It has not as yet been determined what the situation might be with respect to funds which are accessible with the use of bank and credit cards. However, on the principles established it would seem that where the delivery of such a card and the appropriate identification number provides access to the funds themselves, these might be the subject of a valid donatio mortis causa.

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How far is delivery in fact essential though? On a closer look, the authorities on this issue are by no means free of difficulty. The Canadian decision of Brown v. In respect of transactions inter vivos there can be actual delivery of the goods in question or where, for example, this is impracticable given the size or bulk of the goods there can be constructive delivery.

It has been suggested, however, that in respect of delivery constituting a donatio mortis causa there needs to be some element of formal delivery. For example, in Winter v Winter [30] Crompton J. Actual delivery of the chattel is not necessary in a gift inter vivos.

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In the case of a donatio mortis causa there is a reason for requiring some formal act. It is sufficient to complete a gift inter vivos that the conduct of the parties should show that the ownership of the chattel has been changed.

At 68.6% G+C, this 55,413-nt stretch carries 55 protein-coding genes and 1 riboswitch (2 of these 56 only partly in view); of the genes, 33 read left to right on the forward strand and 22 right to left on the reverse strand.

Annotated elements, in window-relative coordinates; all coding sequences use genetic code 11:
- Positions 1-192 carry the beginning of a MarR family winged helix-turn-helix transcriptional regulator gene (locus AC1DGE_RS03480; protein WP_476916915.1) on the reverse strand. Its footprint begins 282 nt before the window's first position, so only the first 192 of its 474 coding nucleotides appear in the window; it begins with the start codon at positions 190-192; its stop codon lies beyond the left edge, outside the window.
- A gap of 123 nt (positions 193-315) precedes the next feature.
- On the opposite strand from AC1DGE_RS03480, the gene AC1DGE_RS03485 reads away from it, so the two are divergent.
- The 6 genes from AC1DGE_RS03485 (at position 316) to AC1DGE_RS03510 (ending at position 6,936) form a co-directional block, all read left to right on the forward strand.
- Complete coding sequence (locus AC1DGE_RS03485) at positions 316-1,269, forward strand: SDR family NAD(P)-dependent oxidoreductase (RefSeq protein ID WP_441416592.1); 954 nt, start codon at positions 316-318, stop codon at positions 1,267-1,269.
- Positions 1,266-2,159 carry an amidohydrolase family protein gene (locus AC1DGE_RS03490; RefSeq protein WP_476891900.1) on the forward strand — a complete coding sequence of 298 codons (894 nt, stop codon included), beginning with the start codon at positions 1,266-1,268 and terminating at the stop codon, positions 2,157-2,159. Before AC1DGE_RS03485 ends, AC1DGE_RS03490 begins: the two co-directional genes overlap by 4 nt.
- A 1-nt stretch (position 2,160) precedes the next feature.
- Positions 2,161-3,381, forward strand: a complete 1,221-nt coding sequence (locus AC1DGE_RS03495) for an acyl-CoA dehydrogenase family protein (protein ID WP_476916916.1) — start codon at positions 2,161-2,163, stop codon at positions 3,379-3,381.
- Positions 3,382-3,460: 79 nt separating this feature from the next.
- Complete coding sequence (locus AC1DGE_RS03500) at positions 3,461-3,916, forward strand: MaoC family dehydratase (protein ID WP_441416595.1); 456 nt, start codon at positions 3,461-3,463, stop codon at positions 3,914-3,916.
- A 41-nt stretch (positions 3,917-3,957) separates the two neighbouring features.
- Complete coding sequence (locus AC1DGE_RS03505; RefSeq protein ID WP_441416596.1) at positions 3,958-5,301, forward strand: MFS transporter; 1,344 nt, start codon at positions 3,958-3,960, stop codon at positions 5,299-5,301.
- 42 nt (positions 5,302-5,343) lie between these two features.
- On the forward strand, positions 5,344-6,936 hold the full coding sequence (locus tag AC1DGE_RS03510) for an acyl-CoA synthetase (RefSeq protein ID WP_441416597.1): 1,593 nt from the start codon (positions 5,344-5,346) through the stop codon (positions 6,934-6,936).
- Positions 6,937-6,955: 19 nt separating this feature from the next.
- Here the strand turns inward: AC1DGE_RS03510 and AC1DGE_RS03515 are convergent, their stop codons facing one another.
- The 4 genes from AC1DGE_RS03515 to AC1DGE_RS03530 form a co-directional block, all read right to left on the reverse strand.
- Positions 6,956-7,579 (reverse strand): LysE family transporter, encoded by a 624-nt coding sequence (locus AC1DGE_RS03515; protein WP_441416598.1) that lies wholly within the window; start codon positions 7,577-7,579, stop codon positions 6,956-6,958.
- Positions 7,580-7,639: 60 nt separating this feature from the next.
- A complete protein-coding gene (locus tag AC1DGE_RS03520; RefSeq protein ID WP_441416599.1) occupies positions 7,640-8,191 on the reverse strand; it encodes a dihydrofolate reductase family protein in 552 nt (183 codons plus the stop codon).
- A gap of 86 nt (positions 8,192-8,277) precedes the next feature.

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In Birch v. Treasury Solicitor [32] it was held where the subject matter of the gift is bulky in nature, the handling to the donee of a key to the box or place where the thing is kept would be sufficient to constitute delivery. It is not to be regarded as merely symbolic. Also in Cai Guo Xiang v Mok Hang Won Elsa , above, where the deceased has handed over to the donee a bunch of keys including those to a safety deposit box containing bonds and share certificates this would not be enough without accompanying words to indicate the underlying content of the gift.

If that element is present there is no intention to make a gift in any event. In Costiniuk v. At times she was in considerable distress and often unconscious. At other times she was entirely lucid and understood that she was likely to die soon. She had a long standing relationship with the plaintiffs. She had no immediate family. Arrangements were made by hospital staff to have a lawyer come to have her execute a will to that effect.

However the deceased was unconscious and this did not eventuate. Brooke J. The real question was whether there had been any delivery.

British Executions - Volume Seven - 1931 to 1940 British Executions - Volume Seven - 1931 to 1940
British Executions - Volume Seven - 1931 to 1940 British Executions - Volume Seven - 1931 to 1940
British Executions - Volume Seven - 1931 to 1940 British Executions - Volume Seven - 1931 to 1940
British Executions - Volume Seven - 1931 to 1940 British Executions - Volume Seven - 1931 to 1940
British Executions - Volume Seven - 1931 to 1940 British Executions - Volume Seven - 1931 to 1940
British Executions - Volume Seven - 1931 to 1940 British Executions - Volume Seven - 1931 to 1940
British Executions - Volume Seven - 1931 to 1940 British Executions - Volume Seven - 1931 to 1940
British Executions - Volume Seven - 1931 to 1940 British Executions - Volume Seven - 1931 to 1940
British Executions - Volume Seven - 1931 to 1940